Reading Notes:
Lukacs on Kennan

Monday, December 8th, 2008


The more I learn about George Kennan, the more clearly he stands out as my favorite American. After an unexceptional start, he became just about the only man in this country’s foreign service capable of grasping the fact that, in Russia,

what had really happened during the purges of the 1930s was that “the ship of state had been cut loose from the bonds of Communist dogma”; that Stalin was a limitless autocrat, a peasant tsar, and not an international revolutionary.

That’s John Lukacs, writing in George Kennan: A Study of Character (Yale, 2007). A few pages later, a footnote ends: “…at a time when ideological anticommunism became not only an element of but a virtual substitution for American patriotism.” Indeed. The thought strikes an interesting chord: for many on the conservative side of American political life, Christianity has taken the place, exactly as Mr Lukacs limns it, of “ideological anticommunism.” I find patriotism tiresome to the extent that it doesn’t involve the defense of the nation from actual, manifest attack; but if there have to be patriots, I prefer them to take Clint Eastwood as their model, and to eschew position statements. Mr Eastwood inclines toward the right, if ever more loosely, but I don’t doubt for a minute that he would agree with Kennan that the enemy, during the Cold War, was Russia, not the Soviet Union. Have you ever asked yourself how it was that the Soviet Union came to a virtually bloodless end, in a puff of gay bravado? Kennan, Mr Lukacs tells us, addressed the Foreign Service School in 1938 thus:

We will get nearer to the truth if we abandon for a time the hackneyed question of how far Bolshevism has changed Russia and turn our attention to the question of how far Russia has changed Bolshevism.

As for Mr Lukacs, he is something of a conservative himself, in the old, old sense: his books about Churchill’s conduct of the Battle of Britain give the measure of that. It’s no real surprise, then, to read the following gratuity:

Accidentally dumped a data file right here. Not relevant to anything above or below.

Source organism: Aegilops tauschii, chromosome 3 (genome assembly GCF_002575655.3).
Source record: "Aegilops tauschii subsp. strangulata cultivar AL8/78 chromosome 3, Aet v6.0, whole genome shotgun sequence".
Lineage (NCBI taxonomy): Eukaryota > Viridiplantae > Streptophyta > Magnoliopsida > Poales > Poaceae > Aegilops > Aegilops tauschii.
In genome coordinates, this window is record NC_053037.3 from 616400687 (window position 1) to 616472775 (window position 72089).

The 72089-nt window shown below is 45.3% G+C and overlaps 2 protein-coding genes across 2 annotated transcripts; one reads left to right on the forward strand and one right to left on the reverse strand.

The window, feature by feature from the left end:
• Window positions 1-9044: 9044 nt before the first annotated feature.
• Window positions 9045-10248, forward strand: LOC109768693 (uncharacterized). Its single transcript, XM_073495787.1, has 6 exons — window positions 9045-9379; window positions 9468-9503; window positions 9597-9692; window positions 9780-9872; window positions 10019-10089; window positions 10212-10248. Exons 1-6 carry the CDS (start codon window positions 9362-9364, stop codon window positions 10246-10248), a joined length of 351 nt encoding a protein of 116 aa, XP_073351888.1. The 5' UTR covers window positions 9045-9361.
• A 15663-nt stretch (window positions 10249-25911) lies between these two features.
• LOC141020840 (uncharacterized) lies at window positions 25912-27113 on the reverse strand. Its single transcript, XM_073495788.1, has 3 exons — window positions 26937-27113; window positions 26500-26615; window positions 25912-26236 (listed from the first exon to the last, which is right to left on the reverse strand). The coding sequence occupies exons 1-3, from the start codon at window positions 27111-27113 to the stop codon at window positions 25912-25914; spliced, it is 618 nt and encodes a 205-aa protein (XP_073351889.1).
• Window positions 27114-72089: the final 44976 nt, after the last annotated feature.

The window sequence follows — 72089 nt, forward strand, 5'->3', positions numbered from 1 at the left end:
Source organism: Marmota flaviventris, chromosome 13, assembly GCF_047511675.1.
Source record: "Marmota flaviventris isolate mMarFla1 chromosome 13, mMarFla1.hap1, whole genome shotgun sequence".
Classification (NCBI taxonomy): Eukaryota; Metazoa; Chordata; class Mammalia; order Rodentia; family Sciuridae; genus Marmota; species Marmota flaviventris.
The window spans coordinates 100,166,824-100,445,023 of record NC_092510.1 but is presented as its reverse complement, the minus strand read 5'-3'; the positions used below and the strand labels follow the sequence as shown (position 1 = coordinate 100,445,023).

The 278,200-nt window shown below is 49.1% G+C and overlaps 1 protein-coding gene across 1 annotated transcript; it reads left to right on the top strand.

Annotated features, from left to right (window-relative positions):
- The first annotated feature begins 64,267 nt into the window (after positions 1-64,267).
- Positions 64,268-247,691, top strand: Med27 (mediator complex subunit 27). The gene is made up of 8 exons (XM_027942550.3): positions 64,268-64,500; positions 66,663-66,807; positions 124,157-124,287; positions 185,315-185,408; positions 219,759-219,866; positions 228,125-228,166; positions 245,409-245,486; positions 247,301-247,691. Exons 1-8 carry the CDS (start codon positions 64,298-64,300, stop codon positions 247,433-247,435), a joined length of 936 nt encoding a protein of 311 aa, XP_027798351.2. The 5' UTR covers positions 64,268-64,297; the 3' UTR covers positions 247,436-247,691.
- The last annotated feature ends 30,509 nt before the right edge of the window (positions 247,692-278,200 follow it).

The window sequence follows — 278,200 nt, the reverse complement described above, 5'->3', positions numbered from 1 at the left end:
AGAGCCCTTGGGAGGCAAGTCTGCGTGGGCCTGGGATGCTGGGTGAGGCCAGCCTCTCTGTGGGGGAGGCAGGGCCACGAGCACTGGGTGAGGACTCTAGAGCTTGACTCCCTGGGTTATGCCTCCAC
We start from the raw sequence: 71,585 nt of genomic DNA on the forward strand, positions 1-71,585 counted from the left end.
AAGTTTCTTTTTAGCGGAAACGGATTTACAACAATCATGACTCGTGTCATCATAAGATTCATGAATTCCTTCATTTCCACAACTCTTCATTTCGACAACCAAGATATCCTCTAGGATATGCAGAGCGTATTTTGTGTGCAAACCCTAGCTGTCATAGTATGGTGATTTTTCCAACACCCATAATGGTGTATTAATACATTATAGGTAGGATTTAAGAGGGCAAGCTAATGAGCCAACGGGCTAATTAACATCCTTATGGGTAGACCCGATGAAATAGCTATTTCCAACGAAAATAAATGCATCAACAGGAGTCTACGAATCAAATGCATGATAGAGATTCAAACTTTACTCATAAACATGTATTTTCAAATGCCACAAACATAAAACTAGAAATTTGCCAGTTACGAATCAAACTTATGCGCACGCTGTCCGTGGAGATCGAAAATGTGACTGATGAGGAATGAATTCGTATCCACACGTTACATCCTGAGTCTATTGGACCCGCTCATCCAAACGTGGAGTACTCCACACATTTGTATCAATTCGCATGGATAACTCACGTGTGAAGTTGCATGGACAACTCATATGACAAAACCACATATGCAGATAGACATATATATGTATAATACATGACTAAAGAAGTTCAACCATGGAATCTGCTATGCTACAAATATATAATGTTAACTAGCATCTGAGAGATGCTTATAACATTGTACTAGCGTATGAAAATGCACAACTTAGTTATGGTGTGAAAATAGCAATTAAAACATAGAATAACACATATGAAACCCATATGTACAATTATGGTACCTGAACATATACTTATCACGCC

Their friendship was an example of the condition that the sessence of true friendship between men is almost always intellectual: a genuine appreciation of a friend’s mental and spiritual, rather than of his physical or material qualities.

Excuse me while I choke! The observation is fundamentally so true that one must wonder why Mr Lukacs makes it. Does he wish to defend his late friend from the implications, whatever they might be, of having “a kind of sensitivity so fine as to be somehow feminine — surely feminine rather than masculine”? (And what’s that about, the “feminine” nature of a “sensitive” mind?) Then there’s the Cartesian dualism inherent in Mr Lukacs’s analysis of friendship: men bond with their minds and overlook their bodies. Which I rather doubt. The tall and dominating, deep-voiced man will invite far less rigorous review of his opinions than the stammering pipsqueak. But it’s the tail of the observation that stings: the implication that relations between men and women are “physical and material.”

It would be naive to deny that that’s exactly what they are in many, perhaps most cases; but it would be obtuse to deny they’re that way largely because it is convenient for men so to limit them.

If I fuss, it’s because I admire John Lukacs. A man of compleat and correct education, fluent in a second language, he thinks, as one might have said, nobly. But it raises an eyebrow, does it not, to read that he is “past president-elect” (?) of the American Catholic Historical Association. That suggests the kind of nobility that the West has been trying to shrug off since 1789.

Daily Office:

Monday, December 8th, 2008


Matins: We hear a lot of oppositional talk about capitalism versus socialism these days, but as a rule it’s utterly misinformed. There is no conflict, for example, between capitalist markets and socialist redistributions of wealth (ie, taxes).